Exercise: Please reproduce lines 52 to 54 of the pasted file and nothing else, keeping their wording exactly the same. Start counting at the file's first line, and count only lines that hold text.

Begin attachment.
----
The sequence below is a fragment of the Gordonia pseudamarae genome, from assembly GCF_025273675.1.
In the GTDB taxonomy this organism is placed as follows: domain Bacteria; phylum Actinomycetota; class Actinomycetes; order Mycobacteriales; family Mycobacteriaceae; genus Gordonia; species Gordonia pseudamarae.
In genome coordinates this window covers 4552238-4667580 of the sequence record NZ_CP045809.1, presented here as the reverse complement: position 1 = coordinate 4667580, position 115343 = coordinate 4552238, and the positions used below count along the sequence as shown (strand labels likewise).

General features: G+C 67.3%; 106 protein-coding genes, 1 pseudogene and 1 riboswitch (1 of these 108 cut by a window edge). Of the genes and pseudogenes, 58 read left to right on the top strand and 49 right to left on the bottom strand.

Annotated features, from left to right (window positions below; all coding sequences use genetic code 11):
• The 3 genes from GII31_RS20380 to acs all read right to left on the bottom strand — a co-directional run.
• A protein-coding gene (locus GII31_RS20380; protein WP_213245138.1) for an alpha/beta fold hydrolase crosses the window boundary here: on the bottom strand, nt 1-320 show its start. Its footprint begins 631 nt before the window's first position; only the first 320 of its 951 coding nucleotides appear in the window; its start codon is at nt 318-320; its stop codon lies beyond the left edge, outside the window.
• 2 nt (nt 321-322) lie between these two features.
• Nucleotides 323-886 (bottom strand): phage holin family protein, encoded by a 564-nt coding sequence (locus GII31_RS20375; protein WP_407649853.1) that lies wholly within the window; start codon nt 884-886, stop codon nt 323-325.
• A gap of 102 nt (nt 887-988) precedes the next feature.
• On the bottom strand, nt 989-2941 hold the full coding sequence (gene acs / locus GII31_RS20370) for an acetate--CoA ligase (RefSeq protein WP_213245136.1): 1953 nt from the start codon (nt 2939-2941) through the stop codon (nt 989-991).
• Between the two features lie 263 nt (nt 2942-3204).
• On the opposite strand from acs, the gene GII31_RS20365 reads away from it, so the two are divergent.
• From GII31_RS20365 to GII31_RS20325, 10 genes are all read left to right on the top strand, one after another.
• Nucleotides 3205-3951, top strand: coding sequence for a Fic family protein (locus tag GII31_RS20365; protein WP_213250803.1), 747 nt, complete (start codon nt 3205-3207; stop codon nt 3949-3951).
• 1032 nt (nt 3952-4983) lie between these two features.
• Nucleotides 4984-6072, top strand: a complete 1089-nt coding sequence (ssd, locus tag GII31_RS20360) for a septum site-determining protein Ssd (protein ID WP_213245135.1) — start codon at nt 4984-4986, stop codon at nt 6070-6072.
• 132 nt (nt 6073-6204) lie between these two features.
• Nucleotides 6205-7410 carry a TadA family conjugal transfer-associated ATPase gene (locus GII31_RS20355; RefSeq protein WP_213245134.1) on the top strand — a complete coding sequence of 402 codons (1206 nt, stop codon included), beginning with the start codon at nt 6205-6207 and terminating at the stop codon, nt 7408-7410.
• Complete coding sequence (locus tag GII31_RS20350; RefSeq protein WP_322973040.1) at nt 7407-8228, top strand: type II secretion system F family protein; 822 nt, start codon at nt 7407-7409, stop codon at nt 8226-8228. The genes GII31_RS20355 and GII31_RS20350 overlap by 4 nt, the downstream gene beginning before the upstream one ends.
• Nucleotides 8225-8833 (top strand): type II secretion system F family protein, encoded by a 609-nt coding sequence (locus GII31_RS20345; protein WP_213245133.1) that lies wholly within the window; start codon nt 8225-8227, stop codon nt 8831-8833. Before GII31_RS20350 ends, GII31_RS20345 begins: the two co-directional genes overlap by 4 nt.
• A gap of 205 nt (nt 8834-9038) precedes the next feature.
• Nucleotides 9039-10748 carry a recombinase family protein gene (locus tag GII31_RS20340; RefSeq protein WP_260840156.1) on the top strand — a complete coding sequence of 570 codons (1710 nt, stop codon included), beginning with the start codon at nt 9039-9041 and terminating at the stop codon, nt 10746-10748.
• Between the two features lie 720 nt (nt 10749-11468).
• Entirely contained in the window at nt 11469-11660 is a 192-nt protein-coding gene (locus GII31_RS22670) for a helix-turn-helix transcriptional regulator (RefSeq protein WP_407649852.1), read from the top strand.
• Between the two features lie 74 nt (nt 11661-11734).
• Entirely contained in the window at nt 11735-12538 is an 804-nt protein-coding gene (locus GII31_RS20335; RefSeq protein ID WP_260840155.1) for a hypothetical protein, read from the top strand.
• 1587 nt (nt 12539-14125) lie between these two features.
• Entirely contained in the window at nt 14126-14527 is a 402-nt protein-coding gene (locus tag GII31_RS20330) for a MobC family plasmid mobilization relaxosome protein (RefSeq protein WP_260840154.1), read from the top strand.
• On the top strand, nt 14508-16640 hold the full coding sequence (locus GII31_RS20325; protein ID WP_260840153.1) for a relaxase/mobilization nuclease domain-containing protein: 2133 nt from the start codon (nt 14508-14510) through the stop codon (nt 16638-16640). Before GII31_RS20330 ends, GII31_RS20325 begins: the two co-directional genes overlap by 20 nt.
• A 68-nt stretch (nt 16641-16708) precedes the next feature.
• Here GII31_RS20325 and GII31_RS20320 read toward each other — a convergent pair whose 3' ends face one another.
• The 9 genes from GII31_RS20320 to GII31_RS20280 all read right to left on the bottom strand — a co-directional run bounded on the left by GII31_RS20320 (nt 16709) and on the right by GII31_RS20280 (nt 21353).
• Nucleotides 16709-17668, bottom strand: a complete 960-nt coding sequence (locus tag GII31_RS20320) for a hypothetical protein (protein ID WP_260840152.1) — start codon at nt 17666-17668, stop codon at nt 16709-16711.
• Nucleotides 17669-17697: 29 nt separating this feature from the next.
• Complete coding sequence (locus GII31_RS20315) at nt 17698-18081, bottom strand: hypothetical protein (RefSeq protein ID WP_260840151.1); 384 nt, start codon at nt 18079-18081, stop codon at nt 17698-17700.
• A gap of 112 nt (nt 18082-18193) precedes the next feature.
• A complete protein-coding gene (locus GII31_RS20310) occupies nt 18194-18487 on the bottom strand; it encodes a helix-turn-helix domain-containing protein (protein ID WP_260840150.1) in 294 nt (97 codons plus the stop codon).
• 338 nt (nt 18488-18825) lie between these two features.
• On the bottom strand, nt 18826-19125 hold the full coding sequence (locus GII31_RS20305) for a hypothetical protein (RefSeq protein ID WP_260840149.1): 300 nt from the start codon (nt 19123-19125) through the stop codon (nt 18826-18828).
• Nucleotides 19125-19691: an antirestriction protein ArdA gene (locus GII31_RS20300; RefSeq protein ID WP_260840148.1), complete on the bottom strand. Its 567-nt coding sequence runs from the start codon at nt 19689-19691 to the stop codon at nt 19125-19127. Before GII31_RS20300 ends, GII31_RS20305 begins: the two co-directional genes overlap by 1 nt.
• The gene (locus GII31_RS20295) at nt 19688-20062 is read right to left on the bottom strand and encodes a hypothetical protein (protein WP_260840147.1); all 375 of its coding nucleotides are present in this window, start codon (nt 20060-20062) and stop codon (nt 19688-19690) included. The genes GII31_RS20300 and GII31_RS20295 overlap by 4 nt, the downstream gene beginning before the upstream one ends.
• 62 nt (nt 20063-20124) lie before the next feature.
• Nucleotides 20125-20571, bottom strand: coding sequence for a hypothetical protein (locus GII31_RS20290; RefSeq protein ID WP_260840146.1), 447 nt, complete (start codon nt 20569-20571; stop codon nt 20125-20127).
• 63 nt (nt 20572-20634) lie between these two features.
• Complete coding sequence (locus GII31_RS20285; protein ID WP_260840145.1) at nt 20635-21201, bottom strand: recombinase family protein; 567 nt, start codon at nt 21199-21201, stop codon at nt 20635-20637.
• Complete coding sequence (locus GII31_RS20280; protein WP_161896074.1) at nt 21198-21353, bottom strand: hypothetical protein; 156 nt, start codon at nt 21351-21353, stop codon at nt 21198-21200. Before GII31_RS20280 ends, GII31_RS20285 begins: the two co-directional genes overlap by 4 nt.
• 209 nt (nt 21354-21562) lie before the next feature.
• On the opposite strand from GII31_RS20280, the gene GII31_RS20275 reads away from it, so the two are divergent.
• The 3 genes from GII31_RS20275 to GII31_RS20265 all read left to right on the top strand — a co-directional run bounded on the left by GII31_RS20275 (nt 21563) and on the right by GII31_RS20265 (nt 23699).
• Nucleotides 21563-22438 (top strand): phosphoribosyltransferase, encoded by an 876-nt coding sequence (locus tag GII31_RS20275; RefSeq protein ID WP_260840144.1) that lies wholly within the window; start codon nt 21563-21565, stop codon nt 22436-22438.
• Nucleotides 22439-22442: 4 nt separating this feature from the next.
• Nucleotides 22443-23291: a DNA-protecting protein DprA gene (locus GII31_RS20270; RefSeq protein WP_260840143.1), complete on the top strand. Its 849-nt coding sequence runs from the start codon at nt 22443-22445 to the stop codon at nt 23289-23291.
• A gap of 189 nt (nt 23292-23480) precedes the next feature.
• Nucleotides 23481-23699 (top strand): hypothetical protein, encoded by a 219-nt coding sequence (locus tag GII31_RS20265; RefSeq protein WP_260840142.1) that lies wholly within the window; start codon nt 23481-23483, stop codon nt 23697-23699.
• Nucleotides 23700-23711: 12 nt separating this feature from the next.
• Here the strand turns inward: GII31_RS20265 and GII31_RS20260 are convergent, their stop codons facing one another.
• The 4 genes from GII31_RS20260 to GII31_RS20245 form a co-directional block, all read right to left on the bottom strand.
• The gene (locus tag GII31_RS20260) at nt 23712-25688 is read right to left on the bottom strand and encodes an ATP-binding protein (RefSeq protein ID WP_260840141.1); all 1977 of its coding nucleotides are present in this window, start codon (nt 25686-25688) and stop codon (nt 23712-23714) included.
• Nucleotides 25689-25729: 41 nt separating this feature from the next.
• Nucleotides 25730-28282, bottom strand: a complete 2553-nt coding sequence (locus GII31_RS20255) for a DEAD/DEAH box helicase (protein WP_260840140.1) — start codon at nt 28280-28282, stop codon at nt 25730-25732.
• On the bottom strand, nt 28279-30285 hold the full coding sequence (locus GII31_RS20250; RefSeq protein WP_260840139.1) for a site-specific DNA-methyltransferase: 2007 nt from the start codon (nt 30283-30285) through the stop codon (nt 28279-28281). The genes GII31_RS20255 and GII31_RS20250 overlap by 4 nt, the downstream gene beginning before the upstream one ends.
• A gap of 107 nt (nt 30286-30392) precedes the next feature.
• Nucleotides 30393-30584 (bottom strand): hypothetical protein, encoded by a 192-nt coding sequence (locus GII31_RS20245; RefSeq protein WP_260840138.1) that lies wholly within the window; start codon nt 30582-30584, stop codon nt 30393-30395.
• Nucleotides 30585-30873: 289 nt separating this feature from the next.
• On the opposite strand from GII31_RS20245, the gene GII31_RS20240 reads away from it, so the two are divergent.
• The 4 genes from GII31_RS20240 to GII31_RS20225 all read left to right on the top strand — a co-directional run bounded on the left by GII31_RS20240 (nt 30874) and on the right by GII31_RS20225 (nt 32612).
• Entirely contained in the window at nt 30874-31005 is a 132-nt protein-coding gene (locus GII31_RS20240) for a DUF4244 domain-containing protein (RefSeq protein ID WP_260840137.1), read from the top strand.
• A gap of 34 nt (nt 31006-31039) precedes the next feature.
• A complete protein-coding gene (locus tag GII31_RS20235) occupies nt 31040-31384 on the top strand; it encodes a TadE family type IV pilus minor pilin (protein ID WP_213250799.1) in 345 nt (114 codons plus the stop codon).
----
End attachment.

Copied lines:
• Nucleotides 22439-22442: 4 nt separating this feature from the next.
• Nucleotides 22443-23291: a DNA-protecting protein DprA gene (locus GII31_RS20270; RefSeq protein WP_260840143.1), complete on the top strand. Its 849-nt coding sequence runs from the start codon at nt 22443-22445 to the stop codon at nt 23289-23291.
• A gap of 189 nt (nt 23292-23480) precedes the next feature.